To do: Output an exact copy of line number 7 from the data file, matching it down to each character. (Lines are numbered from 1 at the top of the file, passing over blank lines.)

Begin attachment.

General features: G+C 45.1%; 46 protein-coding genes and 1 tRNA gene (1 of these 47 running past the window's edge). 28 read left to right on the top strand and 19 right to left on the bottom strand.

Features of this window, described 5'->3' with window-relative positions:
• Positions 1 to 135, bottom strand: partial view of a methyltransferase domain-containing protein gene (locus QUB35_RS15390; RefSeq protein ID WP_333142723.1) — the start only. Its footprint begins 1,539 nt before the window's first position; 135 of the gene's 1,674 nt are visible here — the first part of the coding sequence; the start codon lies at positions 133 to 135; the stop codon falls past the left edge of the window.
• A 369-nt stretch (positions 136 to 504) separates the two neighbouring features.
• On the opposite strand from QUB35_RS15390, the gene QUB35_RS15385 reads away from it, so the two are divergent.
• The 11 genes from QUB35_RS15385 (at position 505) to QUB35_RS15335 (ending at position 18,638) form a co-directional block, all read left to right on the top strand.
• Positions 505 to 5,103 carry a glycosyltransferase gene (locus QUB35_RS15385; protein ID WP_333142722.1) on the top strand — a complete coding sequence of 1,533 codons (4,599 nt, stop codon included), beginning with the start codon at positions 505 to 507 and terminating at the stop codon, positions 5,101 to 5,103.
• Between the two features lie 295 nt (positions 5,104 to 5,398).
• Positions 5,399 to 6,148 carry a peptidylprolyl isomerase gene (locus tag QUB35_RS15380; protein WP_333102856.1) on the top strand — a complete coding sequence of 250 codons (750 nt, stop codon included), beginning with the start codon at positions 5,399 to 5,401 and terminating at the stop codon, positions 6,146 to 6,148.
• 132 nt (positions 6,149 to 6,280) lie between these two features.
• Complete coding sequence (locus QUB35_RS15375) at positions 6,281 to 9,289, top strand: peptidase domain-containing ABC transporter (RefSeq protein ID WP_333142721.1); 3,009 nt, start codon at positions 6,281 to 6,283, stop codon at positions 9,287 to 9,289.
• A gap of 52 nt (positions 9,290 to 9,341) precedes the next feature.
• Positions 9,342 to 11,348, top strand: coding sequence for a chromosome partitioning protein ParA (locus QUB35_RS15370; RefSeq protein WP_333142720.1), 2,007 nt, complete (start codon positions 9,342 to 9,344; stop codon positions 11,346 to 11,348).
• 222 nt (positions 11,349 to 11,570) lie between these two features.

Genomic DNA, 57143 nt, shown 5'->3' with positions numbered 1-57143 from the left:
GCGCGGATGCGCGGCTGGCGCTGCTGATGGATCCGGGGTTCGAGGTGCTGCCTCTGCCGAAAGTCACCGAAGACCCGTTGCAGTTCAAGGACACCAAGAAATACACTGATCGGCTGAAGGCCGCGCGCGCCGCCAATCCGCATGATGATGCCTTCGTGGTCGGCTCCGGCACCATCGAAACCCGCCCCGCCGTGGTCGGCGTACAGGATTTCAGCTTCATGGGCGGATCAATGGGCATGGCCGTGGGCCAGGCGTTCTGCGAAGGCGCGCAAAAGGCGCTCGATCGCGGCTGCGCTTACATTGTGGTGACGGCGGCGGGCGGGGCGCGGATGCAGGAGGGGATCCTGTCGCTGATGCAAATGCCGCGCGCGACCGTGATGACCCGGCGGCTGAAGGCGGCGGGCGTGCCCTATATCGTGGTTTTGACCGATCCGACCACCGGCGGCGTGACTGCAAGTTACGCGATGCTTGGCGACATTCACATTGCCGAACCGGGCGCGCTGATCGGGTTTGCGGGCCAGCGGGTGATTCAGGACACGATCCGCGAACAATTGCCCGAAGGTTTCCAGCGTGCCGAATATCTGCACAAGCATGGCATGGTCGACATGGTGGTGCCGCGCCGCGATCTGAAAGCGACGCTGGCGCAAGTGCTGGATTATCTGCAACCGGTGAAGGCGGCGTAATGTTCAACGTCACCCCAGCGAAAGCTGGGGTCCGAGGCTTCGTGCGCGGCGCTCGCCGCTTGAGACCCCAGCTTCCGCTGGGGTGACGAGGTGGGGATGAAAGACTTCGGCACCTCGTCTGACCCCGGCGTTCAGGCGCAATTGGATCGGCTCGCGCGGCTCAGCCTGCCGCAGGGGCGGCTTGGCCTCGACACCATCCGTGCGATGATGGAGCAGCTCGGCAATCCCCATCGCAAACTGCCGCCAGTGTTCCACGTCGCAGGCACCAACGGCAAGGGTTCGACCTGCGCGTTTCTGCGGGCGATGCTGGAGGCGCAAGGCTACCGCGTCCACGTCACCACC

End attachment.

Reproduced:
• Positions 505 to 5,103 carry a glycosyltransferase gene (locus QUB35_RS15385; protein ID WP_333142722.1) on the top strand — a complete coding sequence of 1,533 codons (4,599 nt, stop codon included), beginning with the start codon at positions 505 to 507 and terminating at the stop codon, positions 5,101 to 5,103.